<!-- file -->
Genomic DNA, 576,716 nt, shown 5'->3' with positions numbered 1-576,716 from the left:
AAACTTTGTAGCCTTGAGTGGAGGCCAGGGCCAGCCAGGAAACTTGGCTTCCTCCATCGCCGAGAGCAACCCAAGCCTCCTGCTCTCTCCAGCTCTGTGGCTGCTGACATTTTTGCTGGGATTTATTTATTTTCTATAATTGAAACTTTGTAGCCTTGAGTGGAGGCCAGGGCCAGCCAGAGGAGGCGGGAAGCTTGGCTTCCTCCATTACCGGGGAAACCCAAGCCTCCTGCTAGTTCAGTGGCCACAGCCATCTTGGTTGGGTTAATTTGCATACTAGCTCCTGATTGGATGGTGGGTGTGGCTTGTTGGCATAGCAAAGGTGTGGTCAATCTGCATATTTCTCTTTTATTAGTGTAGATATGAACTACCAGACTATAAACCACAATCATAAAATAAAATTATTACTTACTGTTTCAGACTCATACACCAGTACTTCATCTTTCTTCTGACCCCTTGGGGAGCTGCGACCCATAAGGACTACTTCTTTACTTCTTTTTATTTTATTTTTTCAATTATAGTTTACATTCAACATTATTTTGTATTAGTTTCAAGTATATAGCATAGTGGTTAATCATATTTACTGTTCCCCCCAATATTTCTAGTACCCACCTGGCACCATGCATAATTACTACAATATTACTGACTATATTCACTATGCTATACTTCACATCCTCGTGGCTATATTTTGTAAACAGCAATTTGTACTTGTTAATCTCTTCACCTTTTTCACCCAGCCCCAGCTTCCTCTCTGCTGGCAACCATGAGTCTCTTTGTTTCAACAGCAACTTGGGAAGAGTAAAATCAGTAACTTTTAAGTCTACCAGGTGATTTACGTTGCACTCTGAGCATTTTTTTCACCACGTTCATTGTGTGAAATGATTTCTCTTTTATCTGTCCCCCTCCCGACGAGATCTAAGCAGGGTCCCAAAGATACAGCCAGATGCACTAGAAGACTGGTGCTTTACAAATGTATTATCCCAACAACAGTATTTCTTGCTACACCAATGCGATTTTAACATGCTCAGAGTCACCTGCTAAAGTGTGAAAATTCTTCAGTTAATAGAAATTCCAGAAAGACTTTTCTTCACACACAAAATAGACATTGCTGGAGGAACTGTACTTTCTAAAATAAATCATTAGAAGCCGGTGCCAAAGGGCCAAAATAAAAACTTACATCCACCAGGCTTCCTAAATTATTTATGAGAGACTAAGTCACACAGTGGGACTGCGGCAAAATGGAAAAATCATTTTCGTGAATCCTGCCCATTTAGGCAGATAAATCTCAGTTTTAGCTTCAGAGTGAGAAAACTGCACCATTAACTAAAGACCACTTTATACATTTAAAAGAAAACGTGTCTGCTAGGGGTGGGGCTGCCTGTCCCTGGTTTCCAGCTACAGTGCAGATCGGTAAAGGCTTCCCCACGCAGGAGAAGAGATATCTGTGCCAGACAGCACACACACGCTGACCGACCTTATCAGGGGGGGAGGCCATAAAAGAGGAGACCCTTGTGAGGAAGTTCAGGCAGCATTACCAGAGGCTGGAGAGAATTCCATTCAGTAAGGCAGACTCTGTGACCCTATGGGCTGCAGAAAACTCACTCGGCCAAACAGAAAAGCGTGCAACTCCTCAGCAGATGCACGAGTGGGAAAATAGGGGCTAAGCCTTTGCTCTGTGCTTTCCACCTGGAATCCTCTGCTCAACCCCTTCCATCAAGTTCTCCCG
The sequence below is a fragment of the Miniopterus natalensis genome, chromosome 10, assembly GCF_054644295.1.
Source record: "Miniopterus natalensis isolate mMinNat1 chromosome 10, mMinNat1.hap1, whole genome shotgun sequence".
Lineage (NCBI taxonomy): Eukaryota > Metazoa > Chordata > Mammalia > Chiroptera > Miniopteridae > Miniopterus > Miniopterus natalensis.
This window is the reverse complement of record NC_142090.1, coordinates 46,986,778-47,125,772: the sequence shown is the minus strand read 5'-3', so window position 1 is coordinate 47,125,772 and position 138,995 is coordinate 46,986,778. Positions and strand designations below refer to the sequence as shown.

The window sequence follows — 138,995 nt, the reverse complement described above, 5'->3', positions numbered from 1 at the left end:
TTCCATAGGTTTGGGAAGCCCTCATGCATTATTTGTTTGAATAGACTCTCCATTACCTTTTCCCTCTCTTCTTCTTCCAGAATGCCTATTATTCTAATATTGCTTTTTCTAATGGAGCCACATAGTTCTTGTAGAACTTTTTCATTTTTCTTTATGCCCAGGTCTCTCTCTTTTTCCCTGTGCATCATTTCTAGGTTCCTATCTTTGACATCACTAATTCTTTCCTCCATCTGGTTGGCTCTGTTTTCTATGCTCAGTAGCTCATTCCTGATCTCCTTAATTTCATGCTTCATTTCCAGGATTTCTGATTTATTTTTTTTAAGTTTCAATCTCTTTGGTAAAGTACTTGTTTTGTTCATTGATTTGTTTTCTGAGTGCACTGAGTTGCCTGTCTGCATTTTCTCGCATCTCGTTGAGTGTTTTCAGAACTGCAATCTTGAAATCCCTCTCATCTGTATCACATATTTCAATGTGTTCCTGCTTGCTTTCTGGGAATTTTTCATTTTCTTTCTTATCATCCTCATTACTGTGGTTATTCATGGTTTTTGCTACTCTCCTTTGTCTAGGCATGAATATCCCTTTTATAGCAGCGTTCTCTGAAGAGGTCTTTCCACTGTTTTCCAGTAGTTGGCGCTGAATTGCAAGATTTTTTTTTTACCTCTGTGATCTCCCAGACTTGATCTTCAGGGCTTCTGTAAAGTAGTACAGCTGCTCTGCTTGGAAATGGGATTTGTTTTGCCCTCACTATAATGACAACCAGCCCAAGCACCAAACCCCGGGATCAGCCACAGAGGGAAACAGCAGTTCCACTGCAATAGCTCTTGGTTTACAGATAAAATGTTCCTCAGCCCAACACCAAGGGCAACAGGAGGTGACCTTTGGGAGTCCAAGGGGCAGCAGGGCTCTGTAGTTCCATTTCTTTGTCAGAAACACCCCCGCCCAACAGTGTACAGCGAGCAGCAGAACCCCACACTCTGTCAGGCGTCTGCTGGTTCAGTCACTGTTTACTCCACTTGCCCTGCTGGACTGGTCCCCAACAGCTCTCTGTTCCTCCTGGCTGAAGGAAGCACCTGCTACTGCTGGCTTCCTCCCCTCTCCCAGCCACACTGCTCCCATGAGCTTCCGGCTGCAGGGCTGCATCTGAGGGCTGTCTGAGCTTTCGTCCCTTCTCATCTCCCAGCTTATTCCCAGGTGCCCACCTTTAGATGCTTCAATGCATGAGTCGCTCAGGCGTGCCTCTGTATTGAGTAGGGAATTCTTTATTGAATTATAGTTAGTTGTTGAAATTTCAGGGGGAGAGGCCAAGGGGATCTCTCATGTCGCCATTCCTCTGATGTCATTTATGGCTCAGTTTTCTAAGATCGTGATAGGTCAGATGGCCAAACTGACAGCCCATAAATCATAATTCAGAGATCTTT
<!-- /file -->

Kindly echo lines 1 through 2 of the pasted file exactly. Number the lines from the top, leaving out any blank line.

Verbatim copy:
Genomic DNA, 576,716 nt, shown 5'->3' with positions numbered 1-576,716 from the left:
AAACTTTGTAGCCTTGAGTGGAGGCCAGGGCCAGCCAGGAAACTTGGCTTCCTCCATCGCCGAGAGCAACCCAAGCCTCCTGCTCTCTCCAGCTCTGTGGCTGCTGACATTTTTGCTGGGATTTATTTATTTTCTATAATTGAAACTTTGTAGCCTTGAGTGGAGGCCAGGGCCAGCCAGAGGAGGCGGGAAGCTTGGCTTCCTCCATTACCGGGGAAACCCAAGCCTCCTGCTAGTTCAGTGGCCACAGCCATCTTGGTTGGGTTAATTTGCATACTAGCTCCTGATTGGATGGTGGGTGTGGCTTGTTGGCATAGCAAAGGTGTGGTCAATCTGCATATTTCTCTTTTATTAGTGTAGATATGAACTACCAGACTATAAACCACAATCATAAAATAAAATTATTACTTACTGTTTCAGACTCATACACCAGTACTTCATCTTTCTTCTGACCCCTTGGGGAGCTGCGACCCATAAGGACTACTTCTTTACTTCTTTTTATTTTATTTTTTCAATTATAGTTTACATTCAACATTATTTTGTATTAGTTTCAAGTATATAGCATAGTGGTTAATCATATTTACTGTTCCCCCCAATATTTCTAGTACCCACCTGGCACCATGCATAATTACTACAATATTACTGACTATATTCACTATGCTATACTTCACATCCTCGTGGCTATATTTTGTAAACAGCAATTTGTACTTGTTAATCTCTTCACCTTTTTCACCCAGCCCCAGCTTCCTCTCTGCTGGCAACCATGAGTCTCTTTGTTTCAACAGCAACTTGGGAAGAGTAAAATCAGTAACTTTTAAGTCTACCAGGTGATTTACGTTGCACTCTGAGCATTTTTTTCACCACGTTCATTGTGTGAAATGATTTCTCTTTTATCTGTCCCCCTCCCGACGAGATCTAAGCAGGGTCCCAAAGATACAGCCAGATGCACTAGAAGACTGGTGCTTTACAAATGTATTATCCCAACAACAGTATTTCTTGCTACACCAATGCGATTTTAACATGCTCAGAGTCACCTGCTAAAGTGTGAAAATTCTTCAGTTAATAGAAATTCCAGAAAGACTTTTCTTCACACACAAAATAGACATTGCTGGAGGAACTGTACTTTCTAAAATAAATCATTAGAAGCCGGTGCCAAAGGGCCAAAATAAAAACTTACATCCACCAGGCTTCCTAAATTATTTATGAGAGACTAAGTCACACAGTGGGACTGCGGCAAAATGGAAAAATCATTTTCGTGAATCCTGCCCATTTAGGCAGATAAATCTCAGTTTTAGCTTCAGAGTGAGAAAACTGCACCATTAACTAAAGACCACTTTATACATTTAAAAGAAAACGTGTCTGCTAGGGGTGGGGCTGCCTGTCCCTGGTTTCCAGCTACAGTGCAGATCGGTAAAGGCTTCCCCACGCAGGAGAAGAGATATCTGTGCCAGACAGCACACACACGCTGACCGACCTTATCAGGGGGGGAGGCCATAAAAGAGGAGACCCTTGTGAGGAAGTTCAGGCAGCATTACCAGAGGCTGGAGAGAATTCCATTCAGTAAGGCAGACTCTGTGACCCTATGGGCTGCAGAAAACTCACTCGGCCAAACAGAAAAGCGTGCAACTCCTCAGCAGATGCACGAGTGGGAAAATAGGGGCTAAGCCTTTGCTCTGTGCTTTCCACCTGGAATCCTCTGCTCAACCCCTTCCATCAAGTTCTCCCG